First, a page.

When we were at Bread & Circus, cocktails were on special for $6 each and certain marked plates were half off (costs listed here are regular price, unless otherwise indicated). That included their Garlic Bread ($7), Amatriciana ($19), Carbonara ($20), and Beef Carpaccio ($14).

The Pomme Pomme

The Pomme Pomme ($10) was a tall cocktail mix of Calvados, Gifford’s Ginger Liqueur, and lime juice, making for a refreshingly tart beverage with a hint of spice at the back of the throat. Very smooth and easy drinking.

The Beef Carpaccio was presented first, and it was superb. The paper thin, circular slices of bright red meat were generously covered with broccolini salsa verde, shaved mimolette cheese, and puffed farro. The salsa was creamy and cooling on the palate. The hard orange-hued cheese was nutty and slightly salty, pairing well with the florets of broccolini, and the puffed farro added a little bit of crunch. So many textures and distinct flavours came together to make one fantastic dish. Even Kirk, who does not like raw meat, ate his fair share of this one (citing the beef actually looked fresh and appetizing to him because of the colouring), and we ended up ordering a second plate.

Amatriciana pasta in the forefront with the Garlic Bread in the back.

Before we even got our first order of Garlic Bread, Kirk decided that we should get two, so again, another was requested. There’s a reason why this is charged at $7 each though. It’s because it’s a whole loaf of freshly baked, warm pull-apart bread. The outer crust was a tad dry in spots and sort of subtly flavoured throughout. That is, until you get to the portion where they stuffed it with the garlic butter. Then it turns into a potently garlic treat. I devoured almost my entire loaf, careful to eat all of the parts doused in that butter and leaving behind the drier bits.

Carbonara

The two of us split the Amatriciana and Carbonara pastas. Both were delicious. Yet, they were also kind of similar. The only difference was the type of sauce that each came with. Their Amatriciana is technically made with bigoli noodles — still a thick, round pasta that I couldn’t really tell apart from the spaghetti used in the Carbonara — tossed in a traditional tomato sauce, chilies, and pecorino romano. The Carbonara is prepared with a creamy white sauce made using a farm egg and cracked pepper before being topped with more pecorino romano. Each of the plates was elevated with the same protein of crispy pancetta. Either way, I’d order both again. Incredibly simple in execution, but perfectly al dente noodles and deep, rich flavours in the sauces.

Caramelized popcorn as a parting snack.

By the time we finished all of that food, we were so full. I would have loved to try dessert, but I just couldn’t fathom eating anything else. Thankfully, a tiny dish of caramelized popcorn was dropped off with our bill, so I got a little taste of sweetness to cap our meal.

From the fun, secretive nature of Bread & Circus and the eclectic decor to the friendly service and the wonderful food, I’d say that this is definitely a spot to visit if you live in Calgary or find yourself there for work or play. In a heartbeat, I’d recommend it, especially for that stellar beef carpaccio.

Calgary Restaurant Review: WURST (Brunch)

WURST is modern from the outside.

Flashing back to the beginning of December, Kirk and I were on our weekend getaway to Calgary. While we were visiting, I had planned several food outings. This included a Saturday morning brunch at WURST, available on weekends and holidays from ten o’clock in the morning to 3 o’clock in the afternoon. Located in the Mission district at 2437 4 Street, it was easy for us to get to by car (about a five minute drive) from Hotel Arts where we were staying.

I’d seen photographs of the place online, but, I have to say that the photographs don’t really do the place justice. The size of the interior is immense and I love the whimsical live trees growing in the center of the street-level room. We showed up for our OpenTable reservation and we were actually seated under one of the canopy of leaves (admittedly, somewhat dusty), which were decorated with string lights and Christmas ornaments. The bar stretches lengthwise across the room parallel to a handful of booths on the opposite side.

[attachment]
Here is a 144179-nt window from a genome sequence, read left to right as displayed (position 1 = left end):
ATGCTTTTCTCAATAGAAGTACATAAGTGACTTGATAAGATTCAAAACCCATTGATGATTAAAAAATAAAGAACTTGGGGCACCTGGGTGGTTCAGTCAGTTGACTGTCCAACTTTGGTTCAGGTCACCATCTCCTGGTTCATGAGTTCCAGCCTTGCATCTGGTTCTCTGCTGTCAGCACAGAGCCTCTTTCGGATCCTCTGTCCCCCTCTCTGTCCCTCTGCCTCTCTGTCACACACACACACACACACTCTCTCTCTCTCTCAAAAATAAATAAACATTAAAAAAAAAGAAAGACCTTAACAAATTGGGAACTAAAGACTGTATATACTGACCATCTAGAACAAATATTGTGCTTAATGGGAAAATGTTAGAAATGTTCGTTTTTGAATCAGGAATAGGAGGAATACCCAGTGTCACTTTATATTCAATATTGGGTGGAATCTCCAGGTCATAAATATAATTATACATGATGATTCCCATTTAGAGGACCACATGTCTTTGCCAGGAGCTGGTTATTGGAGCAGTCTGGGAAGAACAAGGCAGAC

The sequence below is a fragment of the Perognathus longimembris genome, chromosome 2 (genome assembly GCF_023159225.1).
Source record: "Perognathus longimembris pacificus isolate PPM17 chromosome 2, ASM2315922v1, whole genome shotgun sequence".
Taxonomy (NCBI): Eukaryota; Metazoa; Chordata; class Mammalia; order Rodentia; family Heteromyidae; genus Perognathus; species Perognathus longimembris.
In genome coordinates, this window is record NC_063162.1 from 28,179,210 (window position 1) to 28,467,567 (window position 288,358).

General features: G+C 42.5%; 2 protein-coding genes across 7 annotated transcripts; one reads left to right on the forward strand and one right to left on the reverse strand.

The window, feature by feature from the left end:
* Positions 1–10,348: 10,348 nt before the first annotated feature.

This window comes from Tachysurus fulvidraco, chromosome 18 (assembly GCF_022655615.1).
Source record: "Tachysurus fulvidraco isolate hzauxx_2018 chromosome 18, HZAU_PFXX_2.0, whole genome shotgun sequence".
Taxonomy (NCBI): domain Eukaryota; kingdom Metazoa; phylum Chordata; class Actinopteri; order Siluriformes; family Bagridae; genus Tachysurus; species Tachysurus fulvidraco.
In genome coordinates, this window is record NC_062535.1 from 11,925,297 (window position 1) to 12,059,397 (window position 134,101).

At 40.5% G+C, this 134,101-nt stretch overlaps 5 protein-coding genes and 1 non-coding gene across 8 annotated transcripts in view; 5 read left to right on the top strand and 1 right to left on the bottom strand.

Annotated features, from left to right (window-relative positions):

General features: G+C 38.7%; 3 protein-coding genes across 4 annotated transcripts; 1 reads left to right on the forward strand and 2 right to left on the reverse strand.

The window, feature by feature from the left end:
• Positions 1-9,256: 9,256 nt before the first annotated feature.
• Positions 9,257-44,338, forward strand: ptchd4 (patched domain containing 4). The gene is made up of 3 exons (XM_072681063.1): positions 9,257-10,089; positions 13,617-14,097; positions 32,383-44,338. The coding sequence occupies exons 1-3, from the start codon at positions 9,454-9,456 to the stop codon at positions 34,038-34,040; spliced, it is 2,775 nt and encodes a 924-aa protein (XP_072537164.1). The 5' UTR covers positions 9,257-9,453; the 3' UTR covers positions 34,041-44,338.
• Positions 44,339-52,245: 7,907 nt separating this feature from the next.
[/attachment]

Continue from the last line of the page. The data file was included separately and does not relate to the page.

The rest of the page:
The bar is a nice focal point of WURST.

Towards the back of the eatery in a somewhat more private area, a large group of moms and their tots were having a gathering. Despite the occasional loud crying and shrieks from the children who ran rather rampant throughout the space, we managed to have a fairly enjoyable meal. The ambiance, through no fault of the restaurant, left a lot to be desired. Thankfully, the service and the food saved our morning.

Belgian Breakfast

Kirk went with the Belgian Breakfast ($19), which is a pretty typical plate of three eggs cooked to your liking with bacon, bratwurst, back bacon, house cut hash browns, Belgian waffle, and maple syrup. I mean, protein galore! The over easy eggs were perfectly prepared with hints of the yellow yolks emanating from behind thin layers of whites. The bratwurst and crispy bacon were delicious, too.

 

I always like to go for something classic with a twist. In this case, WURST makes their bennies using fresh baked cheese biscuits as the base rather than the usual English muffin. That made all the difference in the world with my Smokehouse Beef Eggs Benedict ($17) because I’m not a fan of English muffins. When broken, the soft poached eggs were beautifully runny, coating the shaved smoked beef brisket sitting beneath it. Super smoky and flavourful, the balsamic onion jam provided a touch of sweetness and the roasted mushrooms added an extra layer of texture and earthiness. Classic hollandaise finished it off. It also came with a side of the house cut hash browns and mixed greens. Overall, this was an excellent value and example of what their kitchen is capable of.

In addition to the food, we also took advantage of their $5 beverages. Kirk got a Caesar and I indulged with an orange Mimosa. Kirk commented that the Caesar, presented in a short glass, tasted like it didn’t have any alcohol in it, so I’m not sure if that will be for everyone. Nevertheless, I thought the mimosa was standard and acceptable for the price.

When we finished our meal, we wandered into the basement to take a look around. It’s set up exactly like a few of the German beer halls that we frequented on our trip to Munich last year, so it brought back some fond memories for us. Downstairs, they also have lockers that regular patrons can rent as storage space for their beer steins, which is a fun element.

WURST Brunch Menu

In the future, if we find ourselves back in Calgary, we wouldn’t hesitate to return to WURST for another meal. We’d happily do brunch again or maybe check it out for dinner next time.